World Library  
Flag as Inappropriate
Email this Article

Sully Prudhomme

Article Id: WHEBN0000050722
Reproduction Date:

Title: Sully Prudhomme  
Author: World Heritage Encyclopedia
Language: English
Subject: Nobel Prize in Literature, List of Nobel laureates in Literature, Société des poètes français, Jaroslav Seifert, Vicente Aleixandre
Publisher: World Heritage Encyclopedia

Sully Prudhomme

Sully Prudhomme
Born René François Armand Prudhomme
(1839-03-16)16 March 1839
Paris, France
Died 6 September 1907(1907-09-06) (aged 68)
Châtenay-Malabry, France
Occupation Poet and Essayist
Nationality French
Notable awards Nobel Prize in Literature

René François Armand (Sully) Prudhomme (French: ; 16 March 1839 – 6 September 1907) was a French poet and essayist, and was the first ever winner of the Nobel Prize in Literature, in 1901.

Born in Paris, Prudhomme originally studied to be an engineer, but turned to philosophy and later to poetry; he declared it as his intent to create scientific poetry for modern times. In character sincere and melancholic, he was linked to the Parnassus school, although, at the same time, his work displays characteristics of its own.

Early life

Prudhomme attended the Lycée Bonaparte, but eye trouble interrupted his studies. He worked for a while in the Creusot region for the Schneider steel foundry, and then began studying law in a notary's office. The favourable reception of his early poems by the Conférence La Bruyère (a student society) encouraged him to begin a literary career.


His first collection, Stances et Poèmes ("Stanzas and Poems", 1865), was praised by Sainte-Beuve. It included his most famous poem, Le vase brisé. He published more poetry before the outbreak of the Franco-Prussian War. This war, which he discussed in Impressions de la guerre (1872) and La France (1874), permanently damaged his health.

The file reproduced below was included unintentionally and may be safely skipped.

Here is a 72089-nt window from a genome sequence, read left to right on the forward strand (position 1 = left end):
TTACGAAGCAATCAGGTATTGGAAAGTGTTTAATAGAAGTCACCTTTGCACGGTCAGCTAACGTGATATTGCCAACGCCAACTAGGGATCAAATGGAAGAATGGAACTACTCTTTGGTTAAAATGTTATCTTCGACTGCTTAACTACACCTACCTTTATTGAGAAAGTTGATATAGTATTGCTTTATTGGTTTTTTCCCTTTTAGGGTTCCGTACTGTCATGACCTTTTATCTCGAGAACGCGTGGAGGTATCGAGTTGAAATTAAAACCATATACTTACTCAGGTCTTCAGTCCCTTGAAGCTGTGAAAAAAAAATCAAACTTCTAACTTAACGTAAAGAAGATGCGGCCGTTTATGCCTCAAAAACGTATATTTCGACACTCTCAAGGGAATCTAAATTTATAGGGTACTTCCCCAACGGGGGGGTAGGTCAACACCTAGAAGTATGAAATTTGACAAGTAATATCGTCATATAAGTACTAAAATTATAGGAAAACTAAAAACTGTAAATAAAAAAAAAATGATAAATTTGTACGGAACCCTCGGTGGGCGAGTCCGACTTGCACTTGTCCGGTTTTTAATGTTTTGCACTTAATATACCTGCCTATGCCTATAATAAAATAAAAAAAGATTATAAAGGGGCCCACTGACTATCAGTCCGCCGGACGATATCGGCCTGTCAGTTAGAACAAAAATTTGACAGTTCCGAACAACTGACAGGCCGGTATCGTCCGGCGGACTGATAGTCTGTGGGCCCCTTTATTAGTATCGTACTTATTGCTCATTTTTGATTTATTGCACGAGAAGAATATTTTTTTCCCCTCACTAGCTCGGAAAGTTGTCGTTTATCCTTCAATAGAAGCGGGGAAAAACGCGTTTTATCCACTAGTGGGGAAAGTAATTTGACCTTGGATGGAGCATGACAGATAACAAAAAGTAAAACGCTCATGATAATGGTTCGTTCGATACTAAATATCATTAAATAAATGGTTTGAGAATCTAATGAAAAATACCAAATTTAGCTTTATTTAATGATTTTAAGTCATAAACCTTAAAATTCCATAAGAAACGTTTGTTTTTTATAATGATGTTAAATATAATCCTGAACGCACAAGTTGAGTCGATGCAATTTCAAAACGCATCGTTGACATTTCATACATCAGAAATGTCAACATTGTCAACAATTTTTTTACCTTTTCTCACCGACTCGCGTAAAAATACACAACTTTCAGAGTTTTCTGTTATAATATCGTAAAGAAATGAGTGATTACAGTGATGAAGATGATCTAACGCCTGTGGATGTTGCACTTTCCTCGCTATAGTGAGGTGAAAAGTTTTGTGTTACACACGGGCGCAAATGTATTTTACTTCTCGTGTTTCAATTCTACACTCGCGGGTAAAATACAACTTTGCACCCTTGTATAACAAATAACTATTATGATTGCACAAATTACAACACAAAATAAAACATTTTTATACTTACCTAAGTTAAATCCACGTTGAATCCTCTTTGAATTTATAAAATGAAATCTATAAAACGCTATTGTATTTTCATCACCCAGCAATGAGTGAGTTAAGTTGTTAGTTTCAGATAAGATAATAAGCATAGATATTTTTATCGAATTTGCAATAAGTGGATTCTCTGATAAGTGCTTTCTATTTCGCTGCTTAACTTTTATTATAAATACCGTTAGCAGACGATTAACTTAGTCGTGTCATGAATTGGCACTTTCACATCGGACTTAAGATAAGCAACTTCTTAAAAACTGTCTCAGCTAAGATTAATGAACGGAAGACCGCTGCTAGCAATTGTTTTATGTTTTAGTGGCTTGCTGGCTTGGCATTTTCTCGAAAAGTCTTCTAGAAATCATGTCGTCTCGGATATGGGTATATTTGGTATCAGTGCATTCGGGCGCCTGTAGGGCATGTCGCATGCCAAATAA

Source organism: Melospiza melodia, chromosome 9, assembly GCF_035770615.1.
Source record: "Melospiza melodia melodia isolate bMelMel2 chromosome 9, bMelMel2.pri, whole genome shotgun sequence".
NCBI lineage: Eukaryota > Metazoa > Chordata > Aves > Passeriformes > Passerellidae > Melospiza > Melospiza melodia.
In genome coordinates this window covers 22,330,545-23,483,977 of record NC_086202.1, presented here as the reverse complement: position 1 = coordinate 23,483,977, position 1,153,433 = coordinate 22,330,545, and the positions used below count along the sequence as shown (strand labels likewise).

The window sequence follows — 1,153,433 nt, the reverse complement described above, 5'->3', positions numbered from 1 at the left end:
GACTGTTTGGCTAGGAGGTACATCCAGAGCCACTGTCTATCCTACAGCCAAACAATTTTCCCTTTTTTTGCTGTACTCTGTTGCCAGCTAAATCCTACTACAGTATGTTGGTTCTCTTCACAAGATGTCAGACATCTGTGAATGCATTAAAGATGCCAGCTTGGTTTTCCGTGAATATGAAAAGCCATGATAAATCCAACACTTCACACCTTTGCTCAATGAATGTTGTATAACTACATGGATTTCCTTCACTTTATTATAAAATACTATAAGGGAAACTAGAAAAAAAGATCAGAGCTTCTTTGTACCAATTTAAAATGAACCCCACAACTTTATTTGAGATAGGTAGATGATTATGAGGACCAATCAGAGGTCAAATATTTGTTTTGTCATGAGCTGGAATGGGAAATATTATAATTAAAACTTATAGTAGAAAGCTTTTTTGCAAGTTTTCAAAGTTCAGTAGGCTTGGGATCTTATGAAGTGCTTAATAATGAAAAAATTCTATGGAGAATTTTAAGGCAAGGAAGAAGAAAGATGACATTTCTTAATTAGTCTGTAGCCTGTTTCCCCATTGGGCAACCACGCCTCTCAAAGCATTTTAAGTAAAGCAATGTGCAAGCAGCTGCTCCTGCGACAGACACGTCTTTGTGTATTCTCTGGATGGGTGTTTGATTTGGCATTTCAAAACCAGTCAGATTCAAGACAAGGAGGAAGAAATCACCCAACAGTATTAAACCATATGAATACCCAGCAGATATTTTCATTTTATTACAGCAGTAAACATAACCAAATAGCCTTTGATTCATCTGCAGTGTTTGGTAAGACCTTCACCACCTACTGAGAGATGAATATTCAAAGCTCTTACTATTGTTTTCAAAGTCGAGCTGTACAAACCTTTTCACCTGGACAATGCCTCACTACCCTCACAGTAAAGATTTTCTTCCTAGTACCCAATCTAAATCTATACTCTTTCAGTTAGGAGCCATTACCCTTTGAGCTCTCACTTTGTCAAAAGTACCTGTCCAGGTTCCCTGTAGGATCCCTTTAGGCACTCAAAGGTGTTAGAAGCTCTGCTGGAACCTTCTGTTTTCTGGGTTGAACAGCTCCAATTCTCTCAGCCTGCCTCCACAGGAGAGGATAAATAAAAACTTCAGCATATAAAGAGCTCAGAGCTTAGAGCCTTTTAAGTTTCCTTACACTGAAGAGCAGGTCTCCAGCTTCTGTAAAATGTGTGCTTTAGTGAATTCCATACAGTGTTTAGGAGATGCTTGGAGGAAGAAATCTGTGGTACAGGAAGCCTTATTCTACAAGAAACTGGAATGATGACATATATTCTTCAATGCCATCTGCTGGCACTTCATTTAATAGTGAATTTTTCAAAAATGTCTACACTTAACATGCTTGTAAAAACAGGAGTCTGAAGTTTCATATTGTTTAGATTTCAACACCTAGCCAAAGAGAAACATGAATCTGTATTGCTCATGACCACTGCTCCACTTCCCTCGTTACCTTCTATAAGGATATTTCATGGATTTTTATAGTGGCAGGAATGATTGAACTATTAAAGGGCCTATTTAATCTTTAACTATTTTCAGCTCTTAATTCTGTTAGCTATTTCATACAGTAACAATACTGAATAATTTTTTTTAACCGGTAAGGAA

During his career, Prudhomme gradually shifted from the sentimental style of his first books towards a more personal style which unified the formality of the Parnassian school with his interest in philosophical and scientific subjects. The inspiration was clearly Lucretius's De rerum natura, for the first book of which he made a verse translation. His philosophy was expressed in La Justice (1878) and Le Bonheur (1888). The extreme economy of means employed in these poems has, however, usually been judged as compromising their poetical quality without advancing their claims as works of philosophy. He was elected to the Académie française in 1881. Another distinction, Chevalier de la Légion d’honneur, was to follow in 1895.

After, Le Bonheur, Prudhomme turned from poetry to write essays on aesthetics and philosophy. He published two important essays: L'Expression dans les beaux-arts (1884) and Réflexions sur l'art des vers (1892), a series of articles on Blaise Pascal in La Revue des Deux Mondes (1890), and an article on free will (La Psychologie du Libre-Arbitre, 1906) in the Revue de métaphysique et de morale.

Nobel Prize